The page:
A senior police officer has issued a teary apology to the family of deceased Gomeroi man Gordon Copeland.
On day two of a coronial inquest into his death and police actions in Moree, the court heard from Senior Constable Crystal Manusu who was in charge on the night of the initial police search when Mr Copeland went missing in the Gwydir River in July last year.
His body was found three months later.
Senior Constable Manusu read a written statement.
"I wanted to offer my sincerest apologies to the family and friends of Gordon Copeland, and to the community. I am a mother, I'm an aunt, I'm a daughter and if something happened to my family, I would be devastated and beside myself," she said.
"I joined this job to help others and to protect the community, and with the benefit of hindsight if there is anything I could have done differently that would have changed the outcome, I would do it without hesitation.
"I am truly and sincerely sorry for your loss."
The focus of the day featured around the number of persons believed to be involved in the initial search, and their description including ethnicity, and how that affected the outcome.
Counsel assisting, Dr Peggy Dwyer, said there had been a communication breakdown and that the omission of a description of an Aboriginal person was a crucial piece of information.
Dr Dwyer also questioned the initial police search, having spent only 13 minutes at the scene.
"With hindsight I should have spent more time looking down at that river," Senior Constable Manusu said.
When she returned to the station after her shift had ended and found out a search had begun again, she said her heart sunk.
"I didn't think there was a likelihood of anyone surviving if they weren't found and they had recommenced that search so I was devastated that someone had possibly lost their life and I couldn't have done anything to stop that."
Dr Dwyer turned her attention to making recommendations to assist police in this situation in the future.
She noted that Senior Constable Manusu would not allow an officer into the river without some sort of rope or safety device, and asked if she believed vehicles should be equipped with a life ring and any other safety equipment experts believed would be helpful in these scenarios.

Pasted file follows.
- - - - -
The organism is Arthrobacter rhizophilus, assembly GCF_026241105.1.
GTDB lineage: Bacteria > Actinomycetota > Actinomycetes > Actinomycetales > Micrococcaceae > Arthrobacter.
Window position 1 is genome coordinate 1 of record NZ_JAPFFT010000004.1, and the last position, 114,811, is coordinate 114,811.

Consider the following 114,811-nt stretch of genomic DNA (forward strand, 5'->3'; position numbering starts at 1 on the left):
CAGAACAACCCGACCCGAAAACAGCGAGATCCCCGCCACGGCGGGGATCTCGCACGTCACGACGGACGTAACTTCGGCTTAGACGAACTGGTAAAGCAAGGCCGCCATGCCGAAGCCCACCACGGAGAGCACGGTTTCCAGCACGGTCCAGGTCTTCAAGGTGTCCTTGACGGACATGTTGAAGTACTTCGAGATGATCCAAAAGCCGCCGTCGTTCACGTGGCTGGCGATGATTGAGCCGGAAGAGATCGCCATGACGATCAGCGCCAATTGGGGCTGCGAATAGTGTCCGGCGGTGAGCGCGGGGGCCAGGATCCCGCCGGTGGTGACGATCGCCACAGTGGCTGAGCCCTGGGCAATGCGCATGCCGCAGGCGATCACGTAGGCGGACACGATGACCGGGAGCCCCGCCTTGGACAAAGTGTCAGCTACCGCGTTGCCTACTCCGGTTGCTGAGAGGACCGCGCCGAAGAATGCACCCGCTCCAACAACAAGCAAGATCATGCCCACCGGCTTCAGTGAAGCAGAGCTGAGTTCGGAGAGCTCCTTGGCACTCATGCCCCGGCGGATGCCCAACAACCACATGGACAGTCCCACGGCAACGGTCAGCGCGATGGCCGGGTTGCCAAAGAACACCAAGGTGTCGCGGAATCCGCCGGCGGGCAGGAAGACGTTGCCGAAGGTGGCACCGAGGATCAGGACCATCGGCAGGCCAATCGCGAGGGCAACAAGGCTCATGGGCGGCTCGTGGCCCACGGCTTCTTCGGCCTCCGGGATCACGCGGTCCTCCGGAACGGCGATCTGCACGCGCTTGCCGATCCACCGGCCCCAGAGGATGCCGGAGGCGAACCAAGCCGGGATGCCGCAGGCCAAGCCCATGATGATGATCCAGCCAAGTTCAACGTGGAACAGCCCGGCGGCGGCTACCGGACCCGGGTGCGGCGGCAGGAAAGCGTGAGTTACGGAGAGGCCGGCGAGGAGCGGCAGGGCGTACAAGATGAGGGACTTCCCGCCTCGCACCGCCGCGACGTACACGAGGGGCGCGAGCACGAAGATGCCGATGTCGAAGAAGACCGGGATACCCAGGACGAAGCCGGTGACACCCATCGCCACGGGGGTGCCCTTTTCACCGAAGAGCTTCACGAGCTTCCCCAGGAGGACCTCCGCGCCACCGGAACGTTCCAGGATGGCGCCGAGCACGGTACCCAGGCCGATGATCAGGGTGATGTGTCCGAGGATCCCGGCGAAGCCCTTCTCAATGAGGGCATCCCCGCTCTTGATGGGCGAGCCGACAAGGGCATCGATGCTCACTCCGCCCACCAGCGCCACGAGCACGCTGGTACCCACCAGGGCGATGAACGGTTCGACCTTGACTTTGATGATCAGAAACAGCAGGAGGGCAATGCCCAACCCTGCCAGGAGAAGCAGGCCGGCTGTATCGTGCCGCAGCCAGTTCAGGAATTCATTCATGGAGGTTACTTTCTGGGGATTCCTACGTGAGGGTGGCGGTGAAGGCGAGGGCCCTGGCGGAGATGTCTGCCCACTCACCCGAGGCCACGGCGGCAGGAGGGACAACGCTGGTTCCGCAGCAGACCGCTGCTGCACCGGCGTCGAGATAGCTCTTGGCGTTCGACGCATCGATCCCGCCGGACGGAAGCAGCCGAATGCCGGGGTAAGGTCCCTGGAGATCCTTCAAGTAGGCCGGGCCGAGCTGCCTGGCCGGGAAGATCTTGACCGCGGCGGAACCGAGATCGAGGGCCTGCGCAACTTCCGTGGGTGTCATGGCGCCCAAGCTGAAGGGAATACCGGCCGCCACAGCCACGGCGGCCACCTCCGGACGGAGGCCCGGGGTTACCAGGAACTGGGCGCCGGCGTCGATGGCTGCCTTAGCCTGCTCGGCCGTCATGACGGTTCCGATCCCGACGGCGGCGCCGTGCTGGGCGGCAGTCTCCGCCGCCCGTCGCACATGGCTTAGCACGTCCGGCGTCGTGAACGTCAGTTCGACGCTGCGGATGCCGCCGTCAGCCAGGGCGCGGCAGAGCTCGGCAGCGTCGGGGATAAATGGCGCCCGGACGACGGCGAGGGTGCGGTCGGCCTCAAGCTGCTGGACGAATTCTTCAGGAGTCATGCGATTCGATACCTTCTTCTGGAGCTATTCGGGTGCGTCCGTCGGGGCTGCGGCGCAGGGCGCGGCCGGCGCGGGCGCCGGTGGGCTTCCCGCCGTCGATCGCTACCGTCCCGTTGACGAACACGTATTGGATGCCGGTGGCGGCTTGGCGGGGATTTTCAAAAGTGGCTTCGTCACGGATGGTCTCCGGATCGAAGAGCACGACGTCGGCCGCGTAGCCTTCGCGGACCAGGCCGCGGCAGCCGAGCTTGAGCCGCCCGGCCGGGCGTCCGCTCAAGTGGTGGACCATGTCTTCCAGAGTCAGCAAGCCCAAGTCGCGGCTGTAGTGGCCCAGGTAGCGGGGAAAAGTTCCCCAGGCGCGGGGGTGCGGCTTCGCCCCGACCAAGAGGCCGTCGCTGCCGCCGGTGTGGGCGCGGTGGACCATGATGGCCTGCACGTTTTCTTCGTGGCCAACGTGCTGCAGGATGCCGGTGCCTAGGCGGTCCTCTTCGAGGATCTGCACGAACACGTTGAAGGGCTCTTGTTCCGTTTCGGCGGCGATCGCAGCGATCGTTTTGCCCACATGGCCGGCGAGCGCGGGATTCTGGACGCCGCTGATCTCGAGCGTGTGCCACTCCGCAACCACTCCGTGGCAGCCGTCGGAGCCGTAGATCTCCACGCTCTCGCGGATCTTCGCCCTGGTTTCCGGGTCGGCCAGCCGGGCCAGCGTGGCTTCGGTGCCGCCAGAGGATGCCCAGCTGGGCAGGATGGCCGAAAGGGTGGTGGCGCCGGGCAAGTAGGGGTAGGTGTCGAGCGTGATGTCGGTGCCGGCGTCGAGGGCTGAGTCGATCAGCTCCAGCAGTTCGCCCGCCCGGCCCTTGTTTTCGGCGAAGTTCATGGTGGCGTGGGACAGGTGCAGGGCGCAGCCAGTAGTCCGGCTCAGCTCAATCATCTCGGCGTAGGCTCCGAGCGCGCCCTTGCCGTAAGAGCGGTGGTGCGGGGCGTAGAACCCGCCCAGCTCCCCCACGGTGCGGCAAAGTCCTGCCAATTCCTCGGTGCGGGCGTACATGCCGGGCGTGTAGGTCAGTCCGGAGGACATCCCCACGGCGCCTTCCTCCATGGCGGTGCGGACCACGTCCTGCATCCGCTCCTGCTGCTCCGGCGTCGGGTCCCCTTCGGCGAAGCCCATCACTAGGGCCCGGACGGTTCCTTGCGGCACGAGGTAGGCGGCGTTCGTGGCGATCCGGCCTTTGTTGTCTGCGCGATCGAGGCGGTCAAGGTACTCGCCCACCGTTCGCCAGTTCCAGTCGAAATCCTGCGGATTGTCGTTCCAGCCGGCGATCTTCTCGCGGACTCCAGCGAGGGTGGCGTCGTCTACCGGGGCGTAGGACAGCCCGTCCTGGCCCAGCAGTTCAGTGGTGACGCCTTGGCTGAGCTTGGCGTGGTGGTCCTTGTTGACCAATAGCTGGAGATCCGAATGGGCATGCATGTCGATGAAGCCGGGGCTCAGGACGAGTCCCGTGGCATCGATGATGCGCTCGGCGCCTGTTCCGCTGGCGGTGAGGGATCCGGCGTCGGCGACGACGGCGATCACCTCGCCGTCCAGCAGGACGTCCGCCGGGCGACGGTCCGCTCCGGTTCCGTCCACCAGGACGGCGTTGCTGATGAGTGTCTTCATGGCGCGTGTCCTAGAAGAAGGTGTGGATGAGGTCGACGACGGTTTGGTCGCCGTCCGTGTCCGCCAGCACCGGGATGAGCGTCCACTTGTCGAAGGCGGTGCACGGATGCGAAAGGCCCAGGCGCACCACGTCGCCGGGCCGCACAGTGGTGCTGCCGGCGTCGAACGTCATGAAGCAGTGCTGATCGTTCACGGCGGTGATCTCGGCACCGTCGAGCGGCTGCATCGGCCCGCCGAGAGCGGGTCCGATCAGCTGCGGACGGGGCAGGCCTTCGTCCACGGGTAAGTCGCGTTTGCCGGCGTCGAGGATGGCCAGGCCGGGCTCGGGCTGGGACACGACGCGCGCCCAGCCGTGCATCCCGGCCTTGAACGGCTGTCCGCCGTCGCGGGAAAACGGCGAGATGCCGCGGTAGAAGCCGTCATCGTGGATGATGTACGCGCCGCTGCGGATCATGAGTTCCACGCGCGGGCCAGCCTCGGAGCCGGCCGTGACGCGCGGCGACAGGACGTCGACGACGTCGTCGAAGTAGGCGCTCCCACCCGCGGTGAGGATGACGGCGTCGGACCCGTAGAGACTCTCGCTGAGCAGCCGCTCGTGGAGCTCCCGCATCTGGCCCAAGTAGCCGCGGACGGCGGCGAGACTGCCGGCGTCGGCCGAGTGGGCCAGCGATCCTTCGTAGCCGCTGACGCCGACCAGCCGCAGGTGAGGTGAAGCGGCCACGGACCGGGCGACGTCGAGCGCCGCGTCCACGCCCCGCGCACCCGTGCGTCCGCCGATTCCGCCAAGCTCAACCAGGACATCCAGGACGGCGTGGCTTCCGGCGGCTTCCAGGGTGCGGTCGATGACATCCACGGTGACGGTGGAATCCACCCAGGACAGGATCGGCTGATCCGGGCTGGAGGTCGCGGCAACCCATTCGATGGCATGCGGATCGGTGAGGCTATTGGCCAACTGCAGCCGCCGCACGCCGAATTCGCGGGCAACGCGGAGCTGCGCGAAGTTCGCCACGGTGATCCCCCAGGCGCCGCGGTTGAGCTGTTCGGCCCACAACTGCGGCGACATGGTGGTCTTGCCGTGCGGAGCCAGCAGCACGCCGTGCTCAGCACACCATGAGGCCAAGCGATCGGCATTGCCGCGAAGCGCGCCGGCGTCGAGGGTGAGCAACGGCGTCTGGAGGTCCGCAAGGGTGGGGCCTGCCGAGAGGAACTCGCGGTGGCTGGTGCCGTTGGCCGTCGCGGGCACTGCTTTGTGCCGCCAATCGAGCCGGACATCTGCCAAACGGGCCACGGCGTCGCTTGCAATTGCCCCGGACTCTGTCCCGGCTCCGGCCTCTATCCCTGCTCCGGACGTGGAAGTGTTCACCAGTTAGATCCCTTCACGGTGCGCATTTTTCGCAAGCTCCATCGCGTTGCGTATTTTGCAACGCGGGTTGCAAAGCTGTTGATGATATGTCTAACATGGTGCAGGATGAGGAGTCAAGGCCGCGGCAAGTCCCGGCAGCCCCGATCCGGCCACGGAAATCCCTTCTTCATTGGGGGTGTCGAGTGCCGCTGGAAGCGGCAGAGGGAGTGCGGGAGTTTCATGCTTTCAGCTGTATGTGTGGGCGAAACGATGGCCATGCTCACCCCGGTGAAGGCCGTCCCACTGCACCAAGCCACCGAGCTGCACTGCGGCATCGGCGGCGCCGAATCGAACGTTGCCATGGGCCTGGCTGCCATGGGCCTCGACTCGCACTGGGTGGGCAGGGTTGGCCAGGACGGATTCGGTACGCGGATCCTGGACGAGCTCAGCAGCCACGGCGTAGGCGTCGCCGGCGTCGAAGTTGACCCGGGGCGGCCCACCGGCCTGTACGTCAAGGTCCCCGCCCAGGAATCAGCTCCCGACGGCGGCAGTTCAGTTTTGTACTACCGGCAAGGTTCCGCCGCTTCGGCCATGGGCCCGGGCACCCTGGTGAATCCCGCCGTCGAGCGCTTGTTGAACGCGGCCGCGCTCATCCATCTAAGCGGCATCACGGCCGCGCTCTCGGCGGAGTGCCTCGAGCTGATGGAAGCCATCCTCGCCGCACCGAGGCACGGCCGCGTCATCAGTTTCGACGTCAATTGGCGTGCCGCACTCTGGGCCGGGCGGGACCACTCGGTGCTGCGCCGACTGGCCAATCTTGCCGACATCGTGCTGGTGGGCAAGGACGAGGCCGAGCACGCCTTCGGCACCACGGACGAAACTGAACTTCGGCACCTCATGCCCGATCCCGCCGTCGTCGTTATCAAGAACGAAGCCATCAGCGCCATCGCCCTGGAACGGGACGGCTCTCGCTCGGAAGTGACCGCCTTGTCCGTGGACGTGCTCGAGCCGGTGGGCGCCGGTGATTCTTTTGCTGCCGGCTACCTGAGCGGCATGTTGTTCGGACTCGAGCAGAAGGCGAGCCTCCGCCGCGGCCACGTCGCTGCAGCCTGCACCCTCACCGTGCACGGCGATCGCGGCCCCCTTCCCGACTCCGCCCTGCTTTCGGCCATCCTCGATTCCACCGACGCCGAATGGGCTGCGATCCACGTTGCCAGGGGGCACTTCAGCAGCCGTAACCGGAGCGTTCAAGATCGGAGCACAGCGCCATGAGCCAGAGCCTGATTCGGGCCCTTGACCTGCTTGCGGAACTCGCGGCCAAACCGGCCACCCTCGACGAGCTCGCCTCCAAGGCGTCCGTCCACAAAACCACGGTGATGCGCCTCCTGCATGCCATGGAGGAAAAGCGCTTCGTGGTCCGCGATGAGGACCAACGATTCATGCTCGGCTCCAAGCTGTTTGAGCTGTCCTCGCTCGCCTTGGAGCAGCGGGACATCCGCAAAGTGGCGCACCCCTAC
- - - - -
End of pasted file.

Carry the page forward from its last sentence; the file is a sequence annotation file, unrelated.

"I do," Senior Constable Manusu said.
"If we had some kind of binoculars or heat seeking (equipment) we would have seen exactly where that person was," she added.
Aboriginal Legal Service public defender, Bill Neild, also questioned the officer about the events preceding the events at the river.
The court heard on Monday that officers were carrying out "high-vis policing" in response to a spate of stolen vehicles in the town when the vehicle involved in the incident was spotted.
Mr Nield questioned Senior Constable Manusu about her following the vehicle the victim was a passenger in on the night he died and if it constituted a pursuit.
Senior Constable Manusu admitted she was speeding, but that was not classed as a pursuit as there were no lights or sirens used. She said she was trying to catch up to the vehicle to check the license plate and confirm her suspicions the car might be stolen.
Mr Nield rebutted the claim saying there was "more to" the definition.
"You didn't know who was in the vehicle, and you didn't know if the car was stolen," he said. "You had no reason to believe on reasonable grounds an offence had been committed by the people driving that vehicle."
The hearing continues.